related areas, and will transfer to the University of Nevada, Reno to
support a bachelor of science degree in community health sciences.
Students who choose this field of study will be ready to continue
their education toward a bachelor's or master's degree in community or public health, or attend professional school in such fields as
medicine, dentistry or physical therapy. Students may also join the
workforce in a wide range of career choices, such as rehabilitation
services, exercise specialists, health administrators and many more.

Four new CHS courses have been created to meet the educational
requirements of this degree and are in TMCC's spring class schedule
( For more information, call the TMCC
Biology Department at 775-673-8251.


WNC nursing program receives high marks from accreditation visit 
Western Nevada College's Associate Degree Nursing program has received high praise by a group of evaluators from the National League for Nursing Accrediting Commission. WNC's Associate of Applied Science Degree program passed the preliminary stage of its eight-year accreditation evaluation with many accolades, and now awaits a final decision from NLNAC Board of Directors, which is expected to vote on the recommendation during a January meeting.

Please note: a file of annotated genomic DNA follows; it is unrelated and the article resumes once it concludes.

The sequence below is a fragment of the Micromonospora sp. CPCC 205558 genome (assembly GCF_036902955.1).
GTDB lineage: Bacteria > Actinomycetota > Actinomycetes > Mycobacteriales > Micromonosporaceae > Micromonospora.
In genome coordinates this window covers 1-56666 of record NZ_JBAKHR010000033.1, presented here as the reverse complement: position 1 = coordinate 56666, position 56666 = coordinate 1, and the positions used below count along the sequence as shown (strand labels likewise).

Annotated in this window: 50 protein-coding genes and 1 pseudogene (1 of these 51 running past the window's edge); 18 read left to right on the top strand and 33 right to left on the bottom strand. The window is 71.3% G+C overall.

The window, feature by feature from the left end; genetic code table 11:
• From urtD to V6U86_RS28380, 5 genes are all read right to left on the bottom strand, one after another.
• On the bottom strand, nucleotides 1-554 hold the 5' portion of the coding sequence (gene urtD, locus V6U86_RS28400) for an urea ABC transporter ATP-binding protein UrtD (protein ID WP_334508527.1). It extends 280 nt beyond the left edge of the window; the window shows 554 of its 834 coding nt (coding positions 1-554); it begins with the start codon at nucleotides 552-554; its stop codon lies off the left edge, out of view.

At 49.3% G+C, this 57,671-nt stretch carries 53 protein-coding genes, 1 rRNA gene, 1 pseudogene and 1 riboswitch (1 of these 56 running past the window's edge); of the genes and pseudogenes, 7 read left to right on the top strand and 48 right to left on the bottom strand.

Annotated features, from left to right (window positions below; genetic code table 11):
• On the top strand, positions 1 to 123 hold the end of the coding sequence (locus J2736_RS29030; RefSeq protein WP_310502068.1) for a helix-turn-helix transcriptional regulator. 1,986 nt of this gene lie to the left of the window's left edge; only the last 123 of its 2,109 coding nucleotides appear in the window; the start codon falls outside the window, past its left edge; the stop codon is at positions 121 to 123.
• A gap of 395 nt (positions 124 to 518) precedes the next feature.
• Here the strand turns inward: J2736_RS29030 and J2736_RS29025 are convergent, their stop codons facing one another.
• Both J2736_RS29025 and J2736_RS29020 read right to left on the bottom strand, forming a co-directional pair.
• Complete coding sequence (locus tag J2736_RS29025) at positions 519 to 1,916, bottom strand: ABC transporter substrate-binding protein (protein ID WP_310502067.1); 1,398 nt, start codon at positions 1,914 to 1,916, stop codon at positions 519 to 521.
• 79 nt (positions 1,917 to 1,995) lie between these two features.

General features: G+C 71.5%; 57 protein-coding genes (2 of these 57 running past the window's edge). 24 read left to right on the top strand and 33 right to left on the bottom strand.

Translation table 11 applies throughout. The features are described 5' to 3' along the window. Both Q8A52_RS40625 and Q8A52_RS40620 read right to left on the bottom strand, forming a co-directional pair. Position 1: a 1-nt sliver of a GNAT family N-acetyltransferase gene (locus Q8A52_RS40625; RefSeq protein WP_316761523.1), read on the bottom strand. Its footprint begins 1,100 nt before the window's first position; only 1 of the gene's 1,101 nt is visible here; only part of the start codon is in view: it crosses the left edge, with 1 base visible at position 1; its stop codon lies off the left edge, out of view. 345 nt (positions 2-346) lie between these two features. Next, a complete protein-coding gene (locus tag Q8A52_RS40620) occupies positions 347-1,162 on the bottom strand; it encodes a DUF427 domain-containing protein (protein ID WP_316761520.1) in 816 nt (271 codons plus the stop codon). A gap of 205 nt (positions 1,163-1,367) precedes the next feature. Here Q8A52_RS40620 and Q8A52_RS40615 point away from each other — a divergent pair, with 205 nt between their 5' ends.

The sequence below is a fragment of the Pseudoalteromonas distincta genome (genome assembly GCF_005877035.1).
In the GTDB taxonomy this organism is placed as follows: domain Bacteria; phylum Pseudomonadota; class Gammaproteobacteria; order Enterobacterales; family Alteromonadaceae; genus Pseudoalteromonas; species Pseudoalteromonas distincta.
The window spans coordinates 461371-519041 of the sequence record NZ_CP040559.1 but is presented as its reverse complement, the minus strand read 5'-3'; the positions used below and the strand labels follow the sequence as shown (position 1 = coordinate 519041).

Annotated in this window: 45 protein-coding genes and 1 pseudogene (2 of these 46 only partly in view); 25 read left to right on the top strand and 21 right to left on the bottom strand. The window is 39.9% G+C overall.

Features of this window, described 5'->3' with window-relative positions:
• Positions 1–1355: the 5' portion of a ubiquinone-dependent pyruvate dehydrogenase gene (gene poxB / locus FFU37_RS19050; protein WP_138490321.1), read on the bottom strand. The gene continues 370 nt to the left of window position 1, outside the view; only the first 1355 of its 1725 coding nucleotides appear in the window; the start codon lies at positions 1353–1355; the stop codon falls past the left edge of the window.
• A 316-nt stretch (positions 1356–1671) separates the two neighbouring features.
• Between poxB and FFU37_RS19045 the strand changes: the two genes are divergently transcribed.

A team of nursing and allied health professionals from around the country pored over a report submitted by WNC, then spent three days personally examining the college's Associate Degree Nursing Program. Curriculum, student policies and procedures, leadership, faculty, equipment, resources, and evaluation processes were all scrutinized. The evaluators spoke with students, faculty and staff, as well as community health care leaders. When the visit concluded, faculty and staff listened to a preliminary appraisal from the evaluators that gave them reason to smile.


The use of a systematic evaluation plan for both students and the curriculum has helped the program achieve a 100 percent first-time pass rate on the national licensing exam for the graduating class of 2012, one evaluator noted.


"With a 100 percent pass rate, you know you are doing something right," she said. "This pass rate speaks loudly for the program. Students are complimentary, and they select this school because of its reputation and what you stand for."